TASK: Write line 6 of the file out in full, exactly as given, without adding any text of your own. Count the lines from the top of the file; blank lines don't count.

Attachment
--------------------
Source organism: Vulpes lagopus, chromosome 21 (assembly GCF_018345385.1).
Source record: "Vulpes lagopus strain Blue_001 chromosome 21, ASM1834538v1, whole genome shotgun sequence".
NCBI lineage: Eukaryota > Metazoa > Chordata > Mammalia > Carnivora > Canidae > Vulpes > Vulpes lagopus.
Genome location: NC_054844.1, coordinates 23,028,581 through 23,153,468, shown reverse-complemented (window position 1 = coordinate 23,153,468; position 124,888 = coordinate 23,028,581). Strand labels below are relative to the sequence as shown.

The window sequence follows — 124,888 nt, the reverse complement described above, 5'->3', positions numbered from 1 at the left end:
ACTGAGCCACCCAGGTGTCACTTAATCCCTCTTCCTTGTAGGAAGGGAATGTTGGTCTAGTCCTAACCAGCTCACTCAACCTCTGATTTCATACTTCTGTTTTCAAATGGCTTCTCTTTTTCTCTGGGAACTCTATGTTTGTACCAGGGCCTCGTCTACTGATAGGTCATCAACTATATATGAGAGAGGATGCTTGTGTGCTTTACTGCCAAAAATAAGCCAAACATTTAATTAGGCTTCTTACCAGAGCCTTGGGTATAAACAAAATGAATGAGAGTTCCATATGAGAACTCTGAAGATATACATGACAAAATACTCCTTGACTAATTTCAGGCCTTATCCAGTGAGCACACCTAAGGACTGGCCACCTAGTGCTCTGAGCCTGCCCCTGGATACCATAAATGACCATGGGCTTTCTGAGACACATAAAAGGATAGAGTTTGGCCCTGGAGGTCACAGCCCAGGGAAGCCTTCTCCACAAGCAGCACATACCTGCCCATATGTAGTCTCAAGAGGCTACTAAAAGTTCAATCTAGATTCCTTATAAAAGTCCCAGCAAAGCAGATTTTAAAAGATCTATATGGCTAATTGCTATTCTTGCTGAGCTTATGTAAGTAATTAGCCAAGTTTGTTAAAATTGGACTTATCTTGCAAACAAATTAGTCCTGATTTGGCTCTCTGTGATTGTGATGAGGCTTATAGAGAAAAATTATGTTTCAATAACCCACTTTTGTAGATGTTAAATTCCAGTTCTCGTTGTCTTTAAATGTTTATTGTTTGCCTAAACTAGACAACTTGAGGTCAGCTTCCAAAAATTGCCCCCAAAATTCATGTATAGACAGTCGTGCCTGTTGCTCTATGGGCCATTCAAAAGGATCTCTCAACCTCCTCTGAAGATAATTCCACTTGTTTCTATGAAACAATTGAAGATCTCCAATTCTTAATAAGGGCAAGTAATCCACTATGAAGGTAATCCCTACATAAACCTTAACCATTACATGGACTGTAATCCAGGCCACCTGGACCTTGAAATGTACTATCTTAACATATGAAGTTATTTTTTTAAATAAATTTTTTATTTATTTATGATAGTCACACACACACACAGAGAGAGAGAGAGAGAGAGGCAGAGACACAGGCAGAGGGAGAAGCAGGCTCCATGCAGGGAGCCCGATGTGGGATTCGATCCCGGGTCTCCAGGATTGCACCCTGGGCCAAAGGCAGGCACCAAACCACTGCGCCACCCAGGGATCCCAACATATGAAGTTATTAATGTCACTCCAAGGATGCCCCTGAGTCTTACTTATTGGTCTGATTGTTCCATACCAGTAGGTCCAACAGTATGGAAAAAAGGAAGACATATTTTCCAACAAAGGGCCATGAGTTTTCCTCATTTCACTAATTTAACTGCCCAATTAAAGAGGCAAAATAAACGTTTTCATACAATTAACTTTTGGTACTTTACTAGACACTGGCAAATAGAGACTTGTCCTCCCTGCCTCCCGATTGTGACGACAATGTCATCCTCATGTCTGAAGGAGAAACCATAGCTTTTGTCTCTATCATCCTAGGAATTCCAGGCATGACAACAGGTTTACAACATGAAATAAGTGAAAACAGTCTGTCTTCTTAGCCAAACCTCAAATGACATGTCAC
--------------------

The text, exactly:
ACTGAGCCACCCAGGTGTCACTTAATCCCTCTTCCTTGTAGGAAGGGAATGTTGGTCTAGTCCTAACCAGCTCACTCAACCTCTGATTTCATACTTCTGTTTTCAAATGGCTTCTCTTTTTCTCTGGGAACTCTATGTTTGTACCAGGGCCTCGTCTACTGATAGGTCATCAACTATATATGAGAGAGGATGCTTGTGTGCTTTACTGCCAAAAATAAGCCAAACATTTAATTAGGCTTCTTACCAGAGCCTTGGGTATAAACAAAATGAATGAGAGTTCCATATGAGAACTCTGAAGATATACATGACAAAATACTCCTTGACTAATTTCAGGCCTTATCCAGTGAGCACACCTAAGGACTGGCCACCTAGTGCTCTGAGCCTGCCCCTGGATACCATAAATGACCATGGGCTTTCTGAGACACATAAAAGGATAGAGTTTGGCCCTGGAGGTCACAGCCCAGGGAAGCCTTCTCCACAAGCAGCACATACCTGCCCATATGTAGTCTCAAGAGGCTACTAAAAGTTCAATCTAGATTCCTTATAAAAGTCCCAGCAAAGCAGATTTTAAAAGATCTATATGGCTAATTGCTATTCTTGCTGAGCTTATGTAAGTAATTAGCCAAGTTTGTTAAAATTGGACTTATCTTGCAAACAAATTAGTCCTGATTTGGCTCTCTGTGATTGTGATGAGGCTTATAGAGAAAAATTATGTTTCAATAACCCACTTTTGTAGATGTTAAATTCCAGTTCTCGTTGTCTTTAAATGTTTATTGTTTGCCTAAACTAGACAACTTGAGGTCAGCTTCCAAAAATTGCCCCCAAAATTCATGTATAGACAGTCGTGCCTGTTGCTCTATGGGCCATTCAAAAGGATCTCTCAACCTCCTCTGAAGATAATTCCACTTGTTTCTATGAAACAATTGAAGATCTCCAATTCTTAATAAGGGCAAGTAATCCACTATGAAGGTAATCCCTACATAAACCTTAACCATTACATGGACTGTAATCCAGGCCACCTGGACCTTGAAATGTACTATCTTAACATATGAAGTTATTTTTTTAAATAAATTTTTTATTTATTTATGATAGTCACACACACACACAGAGAGAGAGAGAGAGAGAGGCAGAGACACAGGCAGAGGGAGAAGCAGGCTCCATGCAGGGAGCCCGATGTGGGATTCGATCCCGGGTCTCCAGGATTGCACCCTGGGCCAAAGGCAGGCACCAAACCACTGCGCCACCCAGGGATCCCAACATATGAAGTTATTAATGTCACTCCAAGGATGCCCCTGAGTCTTACTTATTGGTCTGATTGTTCCATACCAGTAGGTCCAACAGTATGGAAAAAAGGAAGACATATTTTCCAACAAAGGGCCATGAGTTTTCCTCATTTCACTAATTTAACTGCCCAATTAAAGAGGCAAAATAAACGTTTTCATACAATTAACTTTTGGTACTTTACTAGACACTGGCAAATAGAGACTTGTCCTCCCTGCCTCCCGATTGTGACGACAATGTCATCCTCATGTCTGAAGGAGAAACCATAGCTTTTGTCTCTATCATCCTAGGAATTCCAGGCATGACAACAGGTTTACAACATGAAATAAGTGAAAACAGTCTGTCTTCTTAGCCAAACCTCAAATGACATGTCAC